- Edward Aschoff, College Football
- 0 Shares
This week marked a special time in Hugh Freeze’s life.
And it had nothing to do with player evaluations, recruiting or clocking 40 times.
This was the first time Ole Miss’ new head coach actually got to see what organization looked like in his office. Gone were the boxes that littered his floors and the loose papers that cluttered his desk.
There is some sort of balance in his workspace, but there are still voice mails and emails that haven’t been returned. It’s not that he’s dismissed them; he just hasn’t had time to respond.
“I really don’t have everything in order yet,” Freeze said.
Yet, he’s happy to see some sort of sanity return. Since Freeze was announced as Ole Miss’ 37th head coach on Dec. 5, he’s had one team meeting and a whole lot of recruiting on his mind.
Freeze, who returns to Ole Miss after spending three years on Ed Orgeron’s staff, has barely moved into Danny Nutt’s (Houston Nutt’s brother) old house because he had to build relationships with committed and uncommitted prospects with less than two months until national signing day. And he had to do so at a program that had endured two straight seasons in the SEC’s cellar, winning just six games and dropping 14 straight league games, including three straight to archrival Mississippi State.
Ole Miss’ longer winter break also meant that he only had one official visit weekend in which students would be on campus -- the final one.
“As you know, Oxford is a different place when the kids are here,” Freeze said.
It is, and Freeze worried that prospects wouldn’t be able to really digest the Ole Miss experience without them.
But on national signing day, Freeze finished off his class of 18 with a pretty successful turnout. Freeze signed a solid defensive foundation in four-star defensive linemen Issac Gross, Channing Ward and safety Trae Elston.
Though Freeze suffered tough losses, including local star Jeremy Liggins, who signed with LSU, he saved six initial scholarships that can be counted back next year and he thinks he signed “quality kids who really want to be at Ole Miss.”
Now, he has to make sure he has those players on his current roster. Freeze isn’t pointing fingers, but he knows that discipline is an issue at Ole Miss. The mindset isn’t toxic, but it isn’t great.
Freeze is well aware of the off-field incidents and the questionable heart this team showed on the field last season. Therefore, he’s calling for an overhaul. Things will change mentally and physically for these players.
“It is requiring them to get out of their comfort zone and change what they’re used to,” Freeze said.
Freeze’s situation at Ole Miss is similar to the one he had at Arkansas State. During his one season as ASU’s head coach last year, he had players who had never had a winning season. Expunging the losing attitudes was step 1.
Step 2 was developing the talent at a faster, more efficient rate. Freeze created a well-disciplined team that won the Sun Belt after getting 10 wins for the first time since 1986. Freeze earned Sun Belt Coach of the Year, while 13 of his players earned all-league honors.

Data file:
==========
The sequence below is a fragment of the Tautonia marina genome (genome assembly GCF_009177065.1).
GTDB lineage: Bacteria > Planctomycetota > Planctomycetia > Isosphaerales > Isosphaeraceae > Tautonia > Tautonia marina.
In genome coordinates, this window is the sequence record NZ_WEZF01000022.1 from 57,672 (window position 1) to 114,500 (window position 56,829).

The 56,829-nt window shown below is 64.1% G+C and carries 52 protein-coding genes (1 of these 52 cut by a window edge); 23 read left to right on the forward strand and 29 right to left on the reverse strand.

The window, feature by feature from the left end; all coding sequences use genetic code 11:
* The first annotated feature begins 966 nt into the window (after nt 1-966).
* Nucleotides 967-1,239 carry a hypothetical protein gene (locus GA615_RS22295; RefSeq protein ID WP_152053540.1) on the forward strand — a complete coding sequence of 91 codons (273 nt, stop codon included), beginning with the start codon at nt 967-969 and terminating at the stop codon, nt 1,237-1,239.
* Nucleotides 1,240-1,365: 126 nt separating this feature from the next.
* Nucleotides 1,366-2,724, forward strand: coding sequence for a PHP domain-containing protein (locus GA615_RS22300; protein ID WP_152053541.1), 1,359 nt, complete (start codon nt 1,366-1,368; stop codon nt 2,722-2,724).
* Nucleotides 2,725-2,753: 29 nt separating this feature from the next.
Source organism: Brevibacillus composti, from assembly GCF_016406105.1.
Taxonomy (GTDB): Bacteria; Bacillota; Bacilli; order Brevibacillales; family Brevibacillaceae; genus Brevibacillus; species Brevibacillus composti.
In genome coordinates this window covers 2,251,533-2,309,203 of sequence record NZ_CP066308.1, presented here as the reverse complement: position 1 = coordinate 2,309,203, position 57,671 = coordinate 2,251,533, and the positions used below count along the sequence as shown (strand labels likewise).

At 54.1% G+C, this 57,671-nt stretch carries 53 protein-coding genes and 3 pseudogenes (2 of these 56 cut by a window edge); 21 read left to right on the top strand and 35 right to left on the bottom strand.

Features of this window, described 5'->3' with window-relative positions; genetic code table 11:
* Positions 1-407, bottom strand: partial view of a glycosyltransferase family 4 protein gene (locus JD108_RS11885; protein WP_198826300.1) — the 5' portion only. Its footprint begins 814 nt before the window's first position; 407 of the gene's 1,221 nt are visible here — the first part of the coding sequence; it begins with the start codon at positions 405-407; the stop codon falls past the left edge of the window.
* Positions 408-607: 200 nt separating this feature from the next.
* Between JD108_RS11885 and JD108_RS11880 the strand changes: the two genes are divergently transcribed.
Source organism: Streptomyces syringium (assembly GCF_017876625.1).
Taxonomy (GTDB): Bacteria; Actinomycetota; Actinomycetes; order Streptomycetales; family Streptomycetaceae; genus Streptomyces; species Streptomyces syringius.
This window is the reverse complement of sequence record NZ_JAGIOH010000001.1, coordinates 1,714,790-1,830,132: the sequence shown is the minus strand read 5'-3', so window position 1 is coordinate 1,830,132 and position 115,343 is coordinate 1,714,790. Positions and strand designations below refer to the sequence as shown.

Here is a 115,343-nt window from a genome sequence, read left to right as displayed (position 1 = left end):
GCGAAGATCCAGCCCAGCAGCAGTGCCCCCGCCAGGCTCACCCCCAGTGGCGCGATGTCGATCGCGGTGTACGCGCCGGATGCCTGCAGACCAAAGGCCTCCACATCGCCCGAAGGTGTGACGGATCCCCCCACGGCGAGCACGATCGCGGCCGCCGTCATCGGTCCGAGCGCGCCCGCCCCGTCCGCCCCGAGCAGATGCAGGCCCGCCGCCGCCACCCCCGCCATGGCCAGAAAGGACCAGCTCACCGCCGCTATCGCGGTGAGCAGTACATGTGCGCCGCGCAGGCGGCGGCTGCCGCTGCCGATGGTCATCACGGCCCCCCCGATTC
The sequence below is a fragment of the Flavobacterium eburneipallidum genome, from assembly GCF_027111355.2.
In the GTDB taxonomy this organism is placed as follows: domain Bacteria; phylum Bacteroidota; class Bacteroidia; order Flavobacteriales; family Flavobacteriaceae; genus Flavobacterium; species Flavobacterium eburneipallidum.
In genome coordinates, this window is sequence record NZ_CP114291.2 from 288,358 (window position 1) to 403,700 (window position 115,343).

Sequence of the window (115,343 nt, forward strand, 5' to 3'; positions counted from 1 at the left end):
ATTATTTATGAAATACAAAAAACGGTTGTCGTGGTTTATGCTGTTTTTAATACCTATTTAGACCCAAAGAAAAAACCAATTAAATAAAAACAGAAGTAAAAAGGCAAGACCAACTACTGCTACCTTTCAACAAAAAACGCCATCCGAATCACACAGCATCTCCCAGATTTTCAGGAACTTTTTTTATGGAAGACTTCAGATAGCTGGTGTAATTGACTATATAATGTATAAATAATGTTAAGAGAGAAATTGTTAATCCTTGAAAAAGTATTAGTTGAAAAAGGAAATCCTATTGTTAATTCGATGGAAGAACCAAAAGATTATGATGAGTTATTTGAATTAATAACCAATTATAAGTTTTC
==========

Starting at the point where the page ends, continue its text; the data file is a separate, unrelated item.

Can that overnight success be duplicated in Oxford? Freeze isn’t expecting such a dramatic turnaround, but he does anticipate immediate improvement. He won’t settle for mediocrity. He didn’t return just for Ajax Diner’s veggies smothered in bacon and grease or the flawlessly battered catfish at Taylor Grocery.
He came home to win ball games and change the culture of Ole Miss football. He knows the offensive line wasn’t recruited for a more “power-type offense” and that youth ran the 2011 team.
But he also knows that he has the pieces in place to run his high-octane, spread offense. There are dual-threat quarterbacks galore, including Bo Wallace, who at one time was an ASU signee, and the Rebels have quality speed at the skill positions.
Freeze doesn’t view Ole Miss’ program as bleak, and while the Rebels spent 2011 at the bottom of the SEC pile, with time, Freeze believes he can get this program to rebound.
“I do believe with all my heart that we’ll get back to being competitive and hopefully we’ll do it sooner rather than later, but I’ve got to preach to myself patience,” he said. “I’m not a very patient guy, but I’ve got to be patient with these guys. Hopefully, there’s a large percentage of the team that wants to change the way things are and we can get them to buy in. Hopefully, the ones who are on the fence can buy in with us.”
Still, inconsistency has thrived at Ole Miss. There’s the idea that Freeze isn’t experienced enough. There’s the fact that the Rebels haven’t been to the SEC championship game and have won 10 games just once since 1971.
The Rebels have ways to go before they'll really compete in the SEC, but Freeze hopes he can shake the stigma that winning at Ole Miss is preposterous.
“I embrace that. I don’t run from it and we acknowledge it,” he said. “I obviously think it can be done or I would have taken one of those other jobs that I had. I do think it’s going to take all of our efforts and us being of one mind, one accord on the same page with our fan base and our staff, and us changing the way we think of ourselves.
“It’ll take time.”
This week marked a special time in Hugh Freeze’s life.And it had nothing to do with player evaluations, recruiting or clocking 40 times.This was the first time Ole Miss’ new head coach actually got to see what organization looked like in his office.